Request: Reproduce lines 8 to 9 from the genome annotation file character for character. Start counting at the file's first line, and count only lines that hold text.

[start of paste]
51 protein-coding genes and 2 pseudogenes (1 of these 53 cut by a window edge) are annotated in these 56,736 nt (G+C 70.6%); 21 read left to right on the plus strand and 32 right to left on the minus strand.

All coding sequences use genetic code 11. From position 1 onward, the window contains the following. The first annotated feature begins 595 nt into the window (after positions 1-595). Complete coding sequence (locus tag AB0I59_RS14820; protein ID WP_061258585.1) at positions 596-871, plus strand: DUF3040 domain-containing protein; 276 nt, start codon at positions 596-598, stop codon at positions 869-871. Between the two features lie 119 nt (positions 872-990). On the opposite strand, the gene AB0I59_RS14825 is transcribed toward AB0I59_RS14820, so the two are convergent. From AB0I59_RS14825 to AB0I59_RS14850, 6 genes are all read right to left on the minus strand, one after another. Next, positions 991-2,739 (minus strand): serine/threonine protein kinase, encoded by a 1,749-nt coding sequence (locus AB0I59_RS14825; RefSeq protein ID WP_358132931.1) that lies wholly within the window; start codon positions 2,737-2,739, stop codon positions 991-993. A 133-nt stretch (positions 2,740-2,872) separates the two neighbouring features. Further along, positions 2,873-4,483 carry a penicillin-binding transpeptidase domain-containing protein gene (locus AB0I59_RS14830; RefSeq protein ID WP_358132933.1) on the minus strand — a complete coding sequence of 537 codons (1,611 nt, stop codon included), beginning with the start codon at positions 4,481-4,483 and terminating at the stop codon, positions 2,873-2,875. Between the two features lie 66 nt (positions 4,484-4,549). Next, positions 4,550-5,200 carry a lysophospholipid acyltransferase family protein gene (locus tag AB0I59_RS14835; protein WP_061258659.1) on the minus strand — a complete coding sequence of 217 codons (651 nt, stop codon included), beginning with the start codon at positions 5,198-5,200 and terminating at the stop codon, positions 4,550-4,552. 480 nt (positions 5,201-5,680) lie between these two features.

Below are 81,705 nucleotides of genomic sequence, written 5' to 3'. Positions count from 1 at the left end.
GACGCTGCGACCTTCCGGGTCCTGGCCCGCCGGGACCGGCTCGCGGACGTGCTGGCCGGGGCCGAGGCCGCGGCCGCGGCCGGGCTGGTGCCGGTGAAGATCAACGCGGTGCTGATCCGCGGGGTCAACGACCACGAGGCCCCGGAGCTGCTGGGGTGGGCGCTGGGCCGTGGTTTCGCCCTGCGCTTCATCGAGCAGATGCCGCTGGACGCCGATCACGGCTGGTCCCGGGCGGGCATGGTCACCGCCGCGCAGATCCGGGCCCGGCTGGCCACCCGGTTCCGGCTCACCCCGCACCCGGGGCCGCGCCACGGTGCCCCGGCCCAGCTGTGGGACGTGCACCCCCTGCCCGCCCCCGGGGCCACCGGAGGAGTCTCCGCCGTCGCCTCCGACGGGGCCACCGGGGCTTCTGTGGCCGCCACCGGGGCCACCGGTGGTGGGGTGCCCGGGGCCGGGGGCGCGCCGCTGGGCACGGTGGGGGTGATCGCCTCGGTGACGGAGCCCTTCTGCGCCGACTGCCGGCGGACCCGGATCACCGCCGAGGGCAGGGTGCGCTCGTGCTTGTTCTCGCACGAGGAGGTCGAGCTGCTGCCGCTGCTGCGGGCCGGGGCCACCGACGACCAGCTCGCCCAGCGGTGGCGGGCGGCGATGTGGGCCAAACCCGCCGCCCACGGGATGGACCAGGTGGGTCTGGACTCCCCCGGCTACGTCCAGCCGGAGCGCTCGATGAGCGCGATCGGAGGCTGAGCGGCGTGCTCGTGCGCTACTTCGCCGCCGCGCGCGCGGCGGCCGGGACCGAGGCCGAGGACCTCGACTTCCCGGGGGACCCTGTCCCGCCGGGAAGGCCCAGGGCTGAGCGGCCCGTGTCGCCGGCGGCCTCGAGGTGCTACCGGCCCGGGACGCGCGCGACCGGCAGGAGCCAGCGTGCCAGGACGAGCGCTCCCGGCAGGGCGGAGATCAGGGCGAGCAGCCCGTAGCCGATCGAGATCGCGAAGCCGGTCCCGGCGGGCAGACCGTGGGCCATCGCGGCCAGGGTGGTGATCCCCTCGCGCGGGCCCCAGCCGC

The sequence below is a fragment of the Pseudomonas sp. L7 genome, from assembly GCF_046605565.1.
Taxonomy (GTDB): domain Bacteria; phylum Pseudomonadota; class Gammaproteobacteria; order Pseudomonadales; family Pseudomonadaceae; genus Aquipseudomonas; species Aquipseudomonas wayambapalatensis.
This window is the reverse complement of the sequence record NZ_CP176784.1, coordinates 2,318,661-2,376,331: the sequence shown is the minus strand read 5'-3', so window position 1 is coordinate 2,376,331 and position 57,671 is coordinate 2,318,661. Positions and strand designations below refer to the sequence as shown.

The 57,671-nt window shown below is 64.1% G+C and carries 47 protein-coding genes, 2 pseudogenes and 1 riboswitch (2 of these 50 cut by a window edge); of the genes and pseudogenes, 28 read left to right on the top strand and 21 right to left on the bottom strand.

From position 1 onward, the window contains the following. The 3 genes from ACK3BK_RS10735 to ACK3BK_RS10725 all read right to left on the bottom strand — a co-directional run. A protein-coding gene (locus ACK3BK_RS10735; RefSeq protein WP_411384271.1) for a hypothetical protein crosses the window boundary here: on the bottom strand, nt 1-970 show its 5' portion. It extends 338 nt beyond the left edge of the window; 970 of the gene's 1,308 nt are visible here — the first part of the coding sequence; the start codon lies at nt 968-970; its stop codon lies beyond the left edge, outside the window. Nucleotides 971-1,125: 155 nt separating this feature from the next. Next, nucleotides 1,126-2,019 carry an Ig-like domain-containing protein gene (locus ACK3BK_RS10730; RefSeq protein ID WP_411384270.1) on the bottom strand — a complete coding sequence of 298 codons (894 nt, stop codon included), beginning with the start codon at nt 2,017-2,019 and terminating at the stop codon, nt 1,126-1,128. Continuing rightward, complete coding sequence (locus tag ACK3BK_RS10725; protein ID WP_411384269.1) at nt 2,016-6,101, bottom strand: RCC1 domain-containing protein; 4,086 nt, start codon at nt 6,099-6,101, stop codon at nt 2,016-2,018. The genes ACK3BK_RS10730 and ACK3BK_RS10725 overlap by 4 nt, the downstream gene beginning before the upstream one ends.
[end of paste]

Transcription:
The 57,671-nt window shown below is 64.1% G+C and carries 47 protein-coding genes, 2 pseudogenes and 1 riboswitch (2 of these 50 cut by a window edge); of the genes and pseudogenes, 28 read left to right on the top strand and 21 right to left on the bottom strand.

From position 1 onward, the window contains the following. The 3 genes from ACK3BK_RS10735 to ACK3BK_RS10725 all read right to left on the bottom strand — a co-directional run. A protein-coding gene (locus ACK3BK_RS10735; RefSeq protein WP_411384271.1) for a hypothetical protein crosses the window boundary here: on the bottom strand, nt 1-970 show its 5' portion. It extends 338 nt beyond the left edge of the window; 970 of the gene's 1,308 nt are visible here — the first part of the coding sequence; the start codon lies at nt 968-970; its stop codon lies beyond the left edge, outside the window. Nucleotides 971-1,125: 155 nt separating this feature from the next. Next, nucleotides 1,126-2,019 carry an Ig-like domain-containing protein gene (locus ACK3BK_RS10730; RefSeq protein ID WP_411384270.1) on the bottom strand — a complete coding sequence of 298 codons (894 nt, stop codon included), beginning with the start codon at nt 2,017-2,019 and terminating at the stop codon, nt 1,126-1,128. Continuing rightward, complete coding sequence (locus tag ACK3BK_RS10725; protein ID WP_411384269.1) at nt 2,016-6,101, bottom strand: RCC1 domain-containing protein; 4,086 nt, start codon at nt 6,099-6,101, stop codon at nt 2,016-2,018. The genes ACK3BK_RS10730 and ACK3BK_RS10725 overlap by 4 nt, the downstream gene beginning before the upstream one ends.